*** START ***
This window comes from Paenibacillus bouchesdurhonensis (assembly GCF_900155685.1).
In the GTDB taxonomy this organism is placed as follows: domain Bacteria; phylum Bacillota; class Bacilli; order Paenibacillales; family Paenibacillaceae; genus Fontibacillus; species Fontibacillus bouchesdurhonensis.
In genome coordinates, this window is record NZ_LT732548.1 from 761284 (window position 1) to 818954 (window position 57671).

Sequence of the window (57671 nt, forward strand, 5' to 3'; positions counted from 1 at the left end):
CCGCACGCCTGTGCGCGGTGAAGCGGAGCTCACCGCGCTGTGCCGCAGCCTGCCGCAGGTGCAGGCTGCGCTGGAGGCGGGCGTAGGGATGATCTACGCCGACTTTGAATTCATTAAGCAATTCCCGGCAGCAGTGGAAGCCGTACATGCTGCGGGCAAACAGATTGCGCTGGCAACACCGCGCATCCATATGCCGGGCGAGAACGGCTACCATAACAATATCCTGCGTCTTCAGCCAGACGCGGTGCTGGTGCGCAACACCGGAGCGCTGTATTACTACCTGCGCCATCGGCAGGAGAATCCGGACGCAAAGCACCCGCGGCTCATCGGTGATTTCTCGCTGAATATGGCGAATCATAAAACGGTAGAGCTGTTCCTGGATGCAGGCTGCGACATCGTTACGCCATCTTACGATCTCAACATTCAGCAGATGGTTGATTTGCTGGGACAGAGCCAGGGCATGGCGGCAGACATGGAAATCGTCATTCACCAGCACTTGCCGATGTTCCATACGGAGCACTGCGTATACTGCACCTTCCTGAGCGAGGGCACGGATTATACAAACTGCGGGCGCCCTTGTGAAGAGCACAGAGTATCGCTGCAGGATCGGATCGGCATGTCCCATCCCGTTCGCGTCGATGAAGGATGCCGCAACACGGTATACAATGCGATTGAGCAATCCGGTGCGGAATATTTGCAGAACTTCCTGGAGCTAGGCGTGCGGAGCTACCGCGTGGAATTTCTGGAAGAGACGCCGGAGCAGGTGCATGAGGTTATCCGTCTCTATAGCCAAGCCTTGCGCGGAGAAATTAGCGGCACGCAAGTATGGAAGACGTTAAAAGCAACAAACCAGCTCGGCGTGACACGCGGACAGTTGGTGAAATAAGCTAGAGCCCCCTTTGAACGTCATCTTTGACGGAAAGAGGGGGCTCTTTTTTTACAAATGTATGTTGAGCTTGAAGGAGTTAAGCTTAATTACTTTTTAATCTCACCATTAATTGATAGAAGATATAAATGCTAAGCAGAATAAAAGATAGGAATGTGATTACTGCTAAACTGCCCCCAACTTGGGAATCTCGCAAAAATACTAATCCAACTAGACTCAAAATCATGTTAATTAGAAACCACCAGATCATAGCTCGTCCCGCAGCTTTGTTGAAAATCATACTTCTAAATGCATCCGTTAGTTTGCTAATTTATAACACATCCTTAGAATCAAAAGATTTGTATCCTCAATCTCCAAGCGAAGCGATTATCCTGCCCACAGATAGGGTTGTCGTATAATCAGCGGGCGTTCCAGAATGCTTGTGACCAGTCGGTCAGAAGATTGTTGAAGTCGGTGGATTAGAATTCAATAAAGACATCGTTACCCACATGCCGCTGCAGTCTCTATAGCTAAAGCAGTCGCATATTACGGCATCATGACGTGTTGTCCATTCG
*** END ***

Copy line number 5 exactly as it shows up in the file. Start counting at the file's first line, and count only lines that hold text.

CCGCACGCCTGTGCGCGGTGAAGCGGAGCTCACCGCGCTGTGCCGCAGCCTGCCGCAGGTGCAGGCTGCGCTGGAGGCGGGCGTAGGGATGATCTACGCCGACTTTGAATTCATTAAGCAATTCCCGGCAGCAGTGGAAGCCGTACATGCTGCGGGCAAACAGATTGCGCTGGCAACACCGCGCATCCATATGCCGGGCGAGAACGGCTACCATAACAATATCCTGCGTCTTCAGCCAGACGCGGTGCTGGTGCGCAACACCGGAGCGCTGTATTACTACCTGCGCCATCGGCAGGAGAATCCGGACGCAAAGCACCCGCGGCTCATCGGTGATTTCTCGCTGAATATGGCGAATCATAAAACGGTAGAGCTGTTCCTGGATGCAGGCTGCGACATCGTTACGCCATCTTACGATCTCAACATTCAGCAGATGGTTGATTTGCTGGGACAGAGCCAGGGCATGGCGGCAGACATGGAAATCGTCATTCACCAGCACTTGCCGATGTTCCATACGGAGCACTGCGTATACTGCACCTTCCTGAGCGAGGGCACGGATTATACAAACTGCGGGCGCCCTTGTGAAGAGCACAGAGTATCGCTGCAGGATCGGATCGGCATGTCCCATCCCGTTCGCGTCGATGAAGGATGCCGCAACACGGTATACAATGCGATTGAGCAATCCGGTGCGGAATATTTGCAGAACTTCCTGGAGCTAGGCGTGCGGAGCTACCGCGTGGAATTTCTGGAAGAGACGCCGGAGCAGGTGCATGAGGTTATCCGTCTCTATAGCCAAGCCTTGCGCGGAGAAATTAGCGGCACGCAAGTATGGAAGACGTTAAAAGCAACAAACCAGCTCGGCGTGACACGCGGACAGTTGGTGAAATAAGCTAGAGCCCCCTTTGAACGTCATCTTTGACGGAAAGAGGGGGCTCTTTTTTTACAAATGTATGTTGAGCTTGAAGGAGTTAAGCTTAATTACTTTTTAATCTCACCATTAATTGATAGAAGATATAAATGCTAAGCAGAATAAAAGATAGGAATGTGATTACTGCTAAACTGCCCCCAACTTGGGAATCTCGCAAAAATACTAATCCAACTAGACTCAAAATCATGTTAATTAGAAACCACCAGATCATAGCTCGTCCCGCAGCTTTGTTGAAAATCATACTTCTAAATGCATCCGTTAGTTTGCTAATTTATAACACATCCTTAGAATCAAAAGATTTGTATCCTCAATCTCCAAGCGAAGCGATTATCCTGCCCACAGATAGGGTTGTCGTATAATCAGCGGGCGTTCCAGAATGCTTGTGACCAGTCGGTCAGAAGATTGTTGAAGTCGGTGGATTAGAATTCAATAAAGACATCGTTACCCACATGCCGCTGCAGTCTCTATAGCTAAAGCAGTCGCATATTACGGCATCATGACGTGTTGTCCATTCG